Categories
Species Guide: Urban Invertebrates

Millipedes and Centipedes

Millipede, Ulat gonggok

Millipedes have two pairs of legs per segment and move slowly. Millipedes protect themselves by coiling up and producing a yellowish poison.

Local name: Ulat gonggok, sepah bulan, mentibang

Ecological function: Decomposer

Level in food chain: Decomposer

Feeding behaviour: Detritivore

Microhabitat:  Usually found in rotting material

Centipede, Lipan

Centipedes have one pair of legs per segment. Centipedes have modified front legs that inject venom into their prey.

Local name: Lipan

Ecological function: Predators

Level in food chain: Secondary consumer 

Feeding behaviour: Carnivore

Microhabitat:  Usually found in rotting material

Categories
Species Guide: Urban Invertebrates

Snails


Giant African land snail, Siput babi
Achatina fulica

This invasive species is the largest snail in urban Malaysian gardens. Its shell can grow up to 15-20cm tall but relatively smaller in gardens. It has a brown, striped shell with tall spire. This snail feeds on decaying plant materials and fresh plant shoots.

Local name: Siput babi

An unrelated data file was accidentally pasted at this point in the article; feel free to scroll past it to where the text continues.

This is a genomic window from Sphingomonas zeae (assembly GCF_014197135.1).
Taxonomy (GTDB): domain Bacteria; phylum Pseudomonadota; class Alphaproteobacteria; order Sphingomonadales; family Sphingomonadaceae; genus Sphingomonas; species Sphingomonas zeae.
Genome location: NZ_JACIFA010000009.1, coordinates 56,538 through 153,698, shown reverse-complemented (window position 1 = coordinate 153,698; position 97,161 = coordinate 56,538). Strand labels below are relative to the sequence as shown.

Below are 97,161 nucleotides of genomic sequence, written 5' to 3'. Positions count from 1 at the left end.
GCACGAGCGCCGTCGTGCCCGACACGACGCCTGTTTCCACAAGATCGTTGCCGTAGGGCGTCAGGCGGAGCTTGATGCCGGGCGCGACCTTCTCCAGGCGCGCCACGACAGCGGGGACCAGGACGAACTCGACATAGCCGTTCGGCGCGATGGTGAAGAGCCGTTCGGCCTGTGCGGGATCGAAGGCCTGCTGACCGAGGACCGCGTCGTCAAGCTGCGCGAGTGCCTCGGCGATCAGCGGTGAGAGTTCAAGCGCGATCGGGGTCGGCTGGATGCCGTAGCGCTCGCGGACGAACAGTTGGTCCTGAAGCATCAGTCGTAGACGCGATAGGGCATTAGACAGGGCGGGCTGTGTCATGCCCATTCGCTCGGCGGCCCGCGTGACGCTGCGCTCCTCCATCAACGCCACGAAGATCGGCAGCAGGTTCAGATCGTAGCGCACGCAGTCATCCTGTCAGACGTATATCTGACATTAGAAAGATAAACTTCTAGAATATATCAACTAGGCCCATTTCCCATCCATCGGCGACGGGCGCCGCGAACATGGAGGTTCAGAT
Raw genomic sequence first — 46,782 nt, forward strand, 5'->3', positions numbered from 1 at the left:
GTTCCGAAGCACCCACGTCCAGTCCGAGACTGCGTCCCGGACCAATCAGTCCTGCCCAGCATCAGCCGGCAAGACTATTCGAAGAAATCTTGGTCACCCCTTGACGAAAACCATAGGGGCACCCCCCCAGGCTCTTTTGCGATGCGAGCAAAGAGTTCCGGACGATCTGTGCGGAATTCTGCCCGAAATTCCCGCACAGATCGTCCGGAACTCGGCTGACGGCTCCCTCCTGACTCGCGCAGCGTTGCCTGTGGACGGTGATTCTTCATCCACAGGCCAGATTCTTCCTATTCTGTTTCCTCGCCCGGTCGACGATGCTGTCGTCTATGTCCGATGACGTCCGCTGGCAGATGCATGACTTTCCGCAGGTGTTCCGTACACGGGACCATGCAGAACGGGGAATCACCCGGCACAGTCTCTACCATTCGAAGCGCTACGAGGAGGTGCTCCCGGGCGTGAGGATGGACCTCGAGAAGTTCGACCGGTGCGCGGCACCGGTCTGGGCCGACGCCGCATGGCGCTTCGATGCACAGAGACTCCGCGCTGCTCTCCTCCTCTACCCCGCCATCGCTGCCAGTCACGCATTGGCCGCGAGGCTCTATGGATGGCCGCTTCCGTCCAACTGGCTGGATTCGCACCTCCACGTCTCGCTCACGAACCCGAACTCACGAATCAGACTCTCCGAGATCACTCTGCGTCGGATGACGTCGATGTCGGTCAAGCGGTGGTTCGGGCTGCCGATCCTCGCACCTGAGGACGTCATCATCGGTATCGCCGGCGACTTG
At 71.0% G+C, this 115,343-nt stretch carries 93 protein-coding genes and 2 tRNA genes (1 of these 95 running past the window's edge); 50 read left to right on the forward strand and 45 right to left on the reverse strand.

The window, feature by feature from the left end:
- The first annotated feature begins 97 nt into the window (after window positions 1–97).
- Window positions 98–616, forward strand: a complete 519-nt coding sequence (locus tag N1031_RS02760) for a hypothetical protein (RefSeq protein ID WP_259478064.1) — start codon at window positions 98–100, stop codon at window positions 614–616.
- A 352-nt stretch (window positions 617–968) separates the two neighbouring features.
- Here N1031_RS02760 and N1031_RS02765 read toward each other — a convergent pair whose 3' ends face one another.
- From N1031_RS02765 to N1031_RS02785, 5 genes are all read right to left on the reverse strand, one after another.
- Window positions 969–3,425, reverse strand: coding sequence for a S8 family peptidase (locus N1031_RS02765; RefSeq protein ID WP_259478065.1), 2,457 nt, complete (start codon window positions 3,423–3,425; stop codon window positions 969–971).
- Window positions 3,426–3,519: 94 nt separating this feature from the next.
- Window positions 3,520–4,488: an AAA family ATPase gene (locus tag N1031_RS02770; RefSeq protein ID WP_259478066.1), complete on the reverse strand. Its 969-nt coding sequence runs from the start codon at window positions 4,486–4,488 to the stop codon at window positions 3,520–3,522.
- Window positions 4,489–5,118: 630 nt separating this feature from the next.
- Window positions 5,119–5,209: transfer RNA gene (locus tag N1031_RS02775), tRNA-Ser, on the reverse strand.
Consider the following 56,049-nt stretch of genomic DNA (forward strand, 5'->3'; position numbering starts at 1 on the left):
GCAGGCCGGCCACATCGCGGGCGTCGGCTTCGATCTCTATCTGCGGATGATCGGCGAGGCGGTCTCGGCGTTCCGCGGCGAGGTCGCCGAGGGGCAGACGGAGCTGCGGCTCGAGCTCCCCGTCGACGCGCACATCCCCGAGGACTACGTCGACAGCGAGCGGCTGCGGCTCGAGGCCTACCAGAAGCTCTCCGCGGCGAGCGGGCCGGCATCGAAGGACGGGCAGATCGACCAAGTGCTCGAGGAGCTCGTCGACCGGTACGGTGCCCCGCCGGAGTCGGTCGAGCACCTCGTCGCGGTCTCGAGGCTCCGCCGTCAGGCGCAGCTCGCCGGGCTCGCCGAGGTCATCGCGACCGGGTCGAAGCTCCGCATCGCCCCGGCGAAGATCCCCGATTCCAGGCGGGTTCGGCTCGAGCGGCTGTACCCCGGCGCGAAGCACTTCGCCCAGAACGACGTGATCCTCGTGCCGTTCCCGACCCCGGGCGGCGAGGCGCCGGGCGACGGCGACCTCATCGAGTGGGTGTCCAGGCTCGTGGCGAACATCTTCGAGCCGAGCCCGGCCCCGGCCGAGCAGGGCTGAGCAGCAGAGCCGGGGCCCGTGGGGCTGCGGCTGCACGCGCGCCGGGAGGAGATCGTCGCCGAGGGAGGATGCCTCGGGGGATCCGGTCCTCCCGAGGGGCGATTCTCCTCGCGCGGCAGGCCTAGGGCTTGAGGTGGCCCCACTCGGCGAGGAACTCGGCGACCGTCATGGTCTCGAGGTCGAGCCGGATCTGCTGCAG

Activity pattern: Nocturnal

Ecological function: Prey-predator relationship, detritivore

Level in food chain: Primary consumer

Feeding behaviour: Herbivore, detritivore

Food items: Leaves, dropped fruits, decaying tree trunks and branches; fresh vegetables

Microhabitat:  Hides in cool and wet environments like under rocks, flower pots, in crevices, in leaf litter under trees. Sometimes climbs and adheres to tree trunks at fairly high areas above ground.


Glossy garden snail
Sarika sp.

It has a very flat shell with flat spire. The shell is brown, glossy and has many whorls (spirals). The size of shell varies from 2 to 4 cm wide. It has worm-like appendages organ called the mantle lobe that extends from its main body and wiggles on the outer surface of the shell. Not much is known about the role of this mantle lobe but it is suspected to be useful for the snail to maintain a clean, healthy and glossy shell. Free vacuum service, am I right?

Local name: –

Activity pattern: Nocturnal

Ecological function: Prey-predator relationship, scavenger

Level in food chain: Primary and secondary consumer

Feeding behaviour: Omnivore, detritivore

Food items: Leaves, dropped fruits, decaying tree trunks and branches; fresh vegetables; dead animal meat

Microhabitat:  Hides in cool and wet environments like under rocks, flower pots, in crevices, in leaf litter under trees.


Asian tramp snail
Bradybaena similaris